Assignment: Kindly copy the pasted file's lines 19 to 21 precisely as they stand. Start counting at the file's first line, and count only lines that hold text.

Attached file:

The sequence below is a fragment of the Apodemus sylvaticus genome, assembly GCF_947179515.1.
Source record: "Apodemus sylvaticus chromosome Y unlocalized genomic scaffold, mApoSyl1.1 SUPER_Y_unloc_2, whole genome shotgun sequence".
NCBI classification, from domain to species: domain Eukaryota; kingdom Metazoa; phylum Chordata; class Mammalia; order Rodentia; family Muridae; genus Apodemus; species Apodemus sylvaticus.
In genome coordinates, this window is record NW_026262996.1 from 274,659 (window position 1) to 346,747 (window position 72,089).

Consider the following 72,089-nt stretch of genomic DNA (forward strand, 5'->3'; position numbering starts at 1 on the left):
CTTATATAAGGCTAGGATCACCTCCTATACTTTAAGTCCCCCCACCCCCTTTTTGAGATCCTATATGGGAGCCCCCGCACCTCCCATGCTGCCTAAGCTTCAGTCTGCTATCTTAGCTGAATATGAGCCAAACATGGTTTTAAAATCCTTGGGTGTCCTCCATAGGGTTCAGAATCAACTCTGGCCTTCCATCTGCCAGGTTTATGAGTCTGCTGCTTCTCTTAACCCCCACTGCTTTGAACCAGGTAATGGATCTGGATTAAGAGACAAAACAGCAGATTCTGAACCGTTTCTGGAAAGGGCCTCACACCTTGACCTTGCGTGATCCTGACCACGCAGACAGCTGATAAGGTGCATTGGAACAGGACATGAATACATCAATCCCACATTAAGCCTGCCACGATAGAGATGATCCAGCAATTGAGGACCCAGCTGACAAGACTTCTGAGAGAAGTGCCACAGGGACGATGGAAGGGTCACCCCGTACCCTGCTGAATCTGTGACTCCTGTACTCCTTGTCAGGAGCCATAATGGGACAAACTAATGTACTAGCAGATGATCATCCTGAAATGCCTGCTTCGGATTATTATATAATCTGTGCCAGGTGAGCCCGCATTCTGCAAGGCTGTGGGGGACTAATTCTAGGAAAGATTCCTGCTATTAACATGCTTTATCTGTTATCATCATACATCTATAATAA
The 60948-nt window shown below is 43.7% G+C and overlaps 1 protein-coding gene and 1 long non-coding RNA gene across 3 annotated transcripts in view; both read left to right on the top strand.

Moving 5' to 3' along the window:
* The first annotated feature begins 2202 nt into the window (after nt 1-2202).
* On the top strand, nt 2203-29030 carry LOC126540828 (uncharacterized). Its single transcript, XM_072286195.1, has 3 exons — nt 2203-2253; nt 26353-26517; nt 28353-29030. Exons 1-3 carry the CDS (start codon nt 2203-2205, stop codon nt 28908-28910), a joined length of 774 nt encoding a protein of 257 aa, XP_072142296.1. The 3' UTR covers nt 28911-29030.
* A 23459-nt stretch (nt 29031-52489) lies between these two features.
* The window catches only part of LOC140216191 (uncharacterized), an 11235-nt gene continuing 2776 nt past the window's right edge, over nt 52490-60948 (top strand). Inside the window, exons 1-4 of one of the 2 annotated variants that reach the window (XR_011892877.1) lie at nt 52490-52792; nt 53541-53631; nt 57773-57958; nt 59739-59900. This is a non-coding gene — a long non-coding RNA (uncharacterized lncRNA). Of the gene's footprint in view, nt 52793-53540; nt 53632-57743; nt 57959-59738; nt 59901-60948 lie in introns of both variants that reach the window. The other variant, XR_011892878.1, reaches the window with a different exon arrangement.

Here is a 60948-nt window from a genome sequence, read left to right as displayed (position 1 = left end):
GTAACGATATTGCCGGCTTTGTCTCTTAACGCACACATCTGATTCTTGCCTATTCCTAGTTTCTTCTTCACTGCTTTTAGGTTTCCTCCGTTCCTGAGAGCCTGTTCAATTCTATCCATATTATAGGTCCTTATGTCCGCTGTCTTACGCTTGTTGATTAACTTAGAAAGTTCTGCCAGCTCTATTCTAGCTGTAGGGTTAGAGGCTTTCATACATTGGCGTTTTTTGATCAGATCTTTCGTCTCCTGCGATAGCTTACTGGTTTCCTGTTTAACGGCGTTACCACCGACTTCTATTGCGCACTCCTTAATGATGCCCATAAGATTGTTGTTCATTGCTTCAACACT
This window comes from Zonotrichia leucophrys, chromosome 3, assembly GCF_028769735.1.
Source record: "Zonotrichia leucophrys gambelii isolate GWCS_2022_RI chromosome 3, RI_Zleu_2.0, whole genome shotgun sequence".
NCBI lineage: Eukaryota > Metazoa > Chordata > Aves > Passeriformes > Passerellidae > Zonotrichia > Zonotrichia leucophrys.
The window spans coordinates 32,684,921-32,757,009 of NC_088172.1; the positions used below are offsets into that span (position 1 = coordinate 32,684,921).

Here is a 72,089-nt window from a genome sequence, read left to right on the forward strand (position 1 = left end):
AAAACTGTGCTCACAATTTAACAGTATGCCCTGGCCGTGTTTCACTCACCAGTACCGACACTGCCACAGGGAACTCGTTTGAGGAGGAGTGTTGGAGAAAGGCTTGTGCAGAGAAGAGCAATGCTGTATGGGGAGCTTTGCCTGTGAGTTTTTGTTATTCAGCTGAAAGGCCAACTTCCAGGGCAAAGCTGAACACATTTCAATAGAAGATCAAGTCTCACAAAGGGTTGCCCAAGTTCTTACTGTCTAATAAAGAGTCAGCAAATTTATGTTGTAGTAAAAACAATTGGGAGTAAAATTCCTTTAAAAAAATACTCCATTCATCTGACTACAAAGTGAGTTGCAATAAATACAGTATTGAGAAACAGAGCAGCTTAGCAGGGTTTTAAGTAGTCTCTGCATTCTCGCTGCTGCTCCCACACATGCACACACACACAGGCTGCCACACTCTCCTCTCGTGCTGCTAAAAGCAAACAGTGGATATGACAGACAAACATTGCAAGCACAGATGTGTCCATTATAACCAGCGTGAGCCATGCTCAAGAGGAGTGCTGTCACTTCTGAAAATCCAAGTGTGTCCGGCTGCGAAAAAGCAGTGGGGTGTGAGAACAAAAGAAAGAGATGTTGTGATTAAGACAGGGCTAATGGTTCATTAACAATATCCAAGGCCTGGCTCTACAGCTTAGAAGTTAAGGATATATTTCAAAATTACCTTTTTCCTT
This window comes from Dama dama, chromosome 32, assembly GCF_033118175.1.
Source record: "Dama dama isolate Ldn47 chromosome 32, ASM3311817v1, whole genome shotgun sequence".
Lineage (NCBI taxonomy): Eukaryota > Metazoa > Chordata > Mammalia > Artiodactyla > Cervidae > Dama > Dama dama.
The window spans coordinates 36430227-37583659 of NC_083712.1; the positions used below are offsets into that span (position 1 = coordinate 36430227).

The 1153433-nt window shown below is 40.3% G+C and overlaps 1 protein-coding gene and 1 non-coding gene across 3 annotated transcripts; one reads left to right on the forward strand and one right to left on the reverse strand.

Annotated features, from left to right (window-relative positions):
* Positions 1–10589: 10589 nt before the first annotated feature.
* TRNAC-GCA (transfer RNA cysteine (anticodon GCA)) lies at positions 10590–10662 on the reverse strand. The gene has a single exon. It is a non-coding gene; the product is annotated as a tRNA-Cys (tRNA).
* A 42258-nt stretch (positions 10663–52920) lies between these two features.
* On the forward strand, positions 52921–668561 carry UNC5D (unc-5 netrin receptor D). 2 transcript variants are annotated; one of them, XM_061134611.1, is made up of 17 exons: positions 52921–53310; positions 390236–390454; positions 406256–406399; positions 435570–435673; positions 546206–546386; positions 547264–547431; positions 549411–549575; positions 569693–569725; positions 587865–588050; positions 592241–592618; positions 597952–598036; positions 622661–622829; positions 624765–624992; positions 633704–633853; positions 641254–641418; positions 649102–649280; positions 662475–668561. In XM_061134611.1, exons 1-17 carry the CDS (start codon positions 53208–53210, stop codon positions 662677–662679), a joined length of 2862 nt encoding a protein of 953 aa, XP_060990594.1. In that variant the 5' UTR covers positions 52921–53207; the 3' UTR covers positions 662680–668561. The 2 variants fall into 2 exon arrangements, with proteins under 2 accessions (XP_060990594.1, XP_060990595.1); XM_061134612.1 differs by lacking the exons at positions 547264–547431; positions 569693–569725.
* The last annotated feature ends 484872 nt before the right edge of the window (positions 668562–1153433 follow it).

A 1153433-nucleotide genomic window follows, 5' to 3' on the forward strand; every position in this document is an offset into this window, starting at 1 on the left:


Here is a 72,089-nt window from a genome sequence, read left to right on the forward strand (position 1 = left end):
AAAACTGTGCTCACAATTTAACAGTATGCCCTGGCCGTGTTTCACTCACCAGTACCGACACTGCCACAGGGAACTCGTTTGAGGAGGAGTGTTGGAGAAAGGCTTGTGCAGAGAAGAGCAATGCTGTATGGGGAGCTTTGCCTGTGAGTTTTTGTTATTCAGCTGAAAGGCCAACTTCCAGGGCAAAGCTGAACACATTTCAATAGAAGATCAAGTCTCACAAAGGGTTGCCCAAGTTCTTACTGTCTAATAAAGAGTCAGCAAATTTATGTTGTAGTAAAAACAATTGGGAGTAAAATTCCTTTAAAAAAATACTCCATTCATCTGACTACAAAGTGAGTTGCAATAAATACAGTATTGAGAAACAGAGCAGCTTAGCAGGGTTTTAAGTAGTCTCTGCATTCTCGCTGCTGCTCCCACACATGCACACACACACAGGCTGCCACACTCTCCTCTCGTGCTGCTAAAAGCAAACAGTGGATATGACAGACAAACATTGCAAGCACAGATGTGTCCATTATAACCAGCGTGAGCCATGCTCAAGAGGAGTGCTGTCACTTCTGAAAATCCAAGTGTGTCCGGCTGCGAAAAAGCAGTGGGGTGTGAGAACAAAAGAAAGAGATGTTGTGATTAAGACAGGGCTAATGGTTCATTAACAATATCCAAGGCCTGGCTCTACAGCTTAGAAGTTAAGGATATATTTCAAAATTACCTTTTTCCTT
This window comes from Dama dama, chromosome 32, assembly GCF_033118175.1.